I am not a touchy-feely person.  When my patients are distressed, I’ll put my hand on their hand or arm and that’s about it.  Before this experience, if you had asked me what would reassure me if I was upset, touch would actually be way down on the list, and touching my head?  No way.  But for whatever reason, her hands on either side of my head was exactly what I needed right then and I was immediately calmed by it.

Why? Why would someone find solace in something they would normally consider to be annoying?

By the time we got into the OR, I was ready for some pharmaceutical assistance.  I moved over to the (very narrow!) table, and as the nurse was strapping my arm to the board, the anesthesiologist appeared next to me.  I told him I could really go for a nice intravenous cocktail anytime and he said he already injected some Versed.  The last thing I remember saying is, “Well, I don’t fee…”  Heh.

I woke up in the recovery room and felt nausea and pain.  All I had to say was “hurts” and “sick” and I was out again.  The next thing I remember was being asked to scoot over to my bed on the surgical floor.  I said yes when they asked if I wanted some morphine for pain, and dang!!!  That stuff really burns.

I went home later that day and my recovery was very uneventful.  I was really amused to see that my incisions were covered in skin glue!!  No dressings at all.  Just 4 incisions with a coating of glue over them.

Anyway, I had barely even remembered what the OR nurse did until I read Megen’s post.  I think she’s on to something.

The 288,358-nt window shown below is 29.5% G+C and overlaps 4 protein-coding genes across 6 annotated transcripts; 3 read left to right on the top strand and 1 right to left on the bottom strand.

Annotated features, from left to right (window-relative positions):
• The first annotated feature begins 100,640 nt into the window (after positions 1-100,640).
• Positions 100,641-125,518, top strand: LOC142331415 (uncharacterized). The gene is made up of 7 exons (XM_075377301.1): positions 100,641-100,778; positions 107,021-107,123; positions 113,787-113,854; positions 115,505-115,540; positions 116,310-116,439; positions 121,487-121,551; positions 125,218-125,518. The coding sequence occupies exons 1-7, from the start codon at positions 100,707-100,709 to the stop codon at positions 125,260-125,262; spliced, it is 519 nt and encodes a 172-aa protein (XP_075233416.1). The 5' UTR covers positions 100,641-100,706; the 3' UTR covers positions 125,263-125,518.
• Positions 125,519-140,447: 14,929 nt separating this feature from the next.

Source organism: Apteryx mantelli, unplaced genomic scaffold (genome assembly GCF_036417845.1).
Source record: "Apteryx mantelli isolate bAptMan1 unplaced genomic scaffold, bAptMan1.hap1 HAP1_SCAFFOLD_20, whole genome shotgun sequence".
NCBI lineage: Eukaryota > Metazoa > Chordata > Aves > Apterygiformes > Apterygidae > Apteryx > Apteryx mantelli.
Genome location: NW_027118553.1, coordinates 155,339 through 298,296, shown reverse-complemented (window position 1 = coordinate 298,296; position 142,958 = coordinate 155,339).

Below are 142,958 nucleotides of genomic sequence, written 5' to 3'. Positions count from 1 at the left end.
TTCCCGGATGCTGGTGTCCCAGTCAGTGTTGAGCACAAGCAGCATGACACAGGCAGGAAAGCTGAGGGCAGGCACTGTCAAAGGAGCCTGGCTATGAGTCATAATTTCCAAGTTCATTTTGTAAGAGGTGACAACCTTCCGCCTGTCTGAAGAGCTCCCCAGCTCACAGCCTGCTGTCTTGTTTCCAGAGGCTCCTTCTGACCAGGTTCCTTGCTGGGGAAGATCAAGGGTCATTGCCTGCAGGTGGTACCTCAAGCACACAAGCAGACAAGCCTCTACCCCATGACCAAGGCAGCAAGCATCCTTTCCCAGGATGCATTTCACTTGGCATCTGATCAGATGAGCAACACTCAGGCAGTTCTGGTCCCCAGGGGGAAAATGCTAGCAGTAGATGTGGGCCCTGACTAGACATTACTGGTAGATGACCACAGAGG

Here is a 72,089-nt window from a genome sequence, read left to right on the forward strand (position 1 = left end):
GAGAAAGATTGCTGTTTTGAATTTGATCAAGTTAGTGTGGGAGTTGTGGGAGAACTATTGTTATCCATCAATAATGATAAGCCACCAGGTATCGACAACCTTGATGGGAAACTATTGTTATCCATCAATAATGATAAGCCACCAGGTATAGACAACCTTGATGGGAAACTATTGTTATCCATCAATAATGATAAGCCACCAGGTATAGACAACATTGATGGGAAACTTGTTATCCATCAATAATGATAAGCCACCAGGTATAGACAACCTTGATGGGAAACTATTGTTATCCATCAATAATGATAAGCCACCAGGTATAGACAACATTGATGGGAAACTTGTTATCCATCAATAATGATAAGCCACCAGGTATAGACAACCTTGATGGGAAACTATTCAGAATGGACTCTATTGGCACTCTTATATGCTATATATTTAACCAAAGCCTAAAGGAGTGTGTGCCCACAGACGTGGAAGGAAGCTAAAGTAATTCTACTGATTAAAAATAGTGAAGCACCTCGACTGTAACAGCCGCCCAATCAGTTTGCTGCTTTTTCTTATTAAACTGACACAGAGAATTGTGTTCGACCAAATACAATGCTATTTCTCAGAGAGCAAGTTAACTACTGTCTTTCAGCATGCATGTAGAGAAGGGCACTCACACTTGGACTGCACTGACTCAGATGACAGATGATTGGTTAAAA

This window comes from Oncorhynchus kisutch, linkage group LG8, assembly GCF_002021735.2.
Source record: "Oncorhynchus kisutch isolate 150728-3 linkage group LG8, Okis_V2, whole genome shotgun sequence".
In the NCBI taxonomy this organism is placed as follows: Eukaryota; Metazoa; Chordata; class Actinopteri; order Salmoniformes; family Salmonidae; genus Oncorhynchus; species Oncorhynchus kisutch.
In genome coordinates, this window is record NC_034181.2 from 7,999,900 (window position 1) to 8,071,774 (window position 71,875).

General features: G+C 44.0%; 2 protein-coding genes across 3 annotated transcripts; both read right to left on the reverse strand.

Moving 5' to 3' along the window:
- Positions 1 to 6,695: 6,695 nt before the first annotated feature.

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Comments

[...] blog post was originally published at code blog – tales of a nurse* Related [...]

[...] writes about Touch.  Very touching [...]

There is something remarkable about therapeutic touch. I am not sure exactly what it is. Maybe we’re transferring positive vibes or something, but I think that caring can be felt through touch. Babies feel it when we hold them. It’s natural to be comforted by the touch of another.

I’m an OR nurse. I have frequently noticed exactly the phenomena of calming touch you talked about. I also make a point of holding one of my patients hands just before anesthesia is induced. As you also point out, frequently patients have little or no memory of these events, but we do them anyway for the moment the patient is in.

I am glad your surgery went uneventful, despite the post op nausea. As a CRNA, I like to think that simple therapeutic touch goes a long way. Sometimes when my patients are very anxious with the versed onboard, holding their head helps put them at ease. Maybe it’s the feeling that you are in good hands, I don’t know. It is very nice when the OR Nurse helps me out and holds the patient’s hand as they drift of to sleep.

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  • profileI am Gina. I have been a nurse for 15 years, first in med/surg, then CVICU, inpatient dialysis, CCU and now hospice. This blog is about my experiences as a nurse, and the experiences of others in the healthcare system - patients, nurses, doctors, paramedics. We all have stories!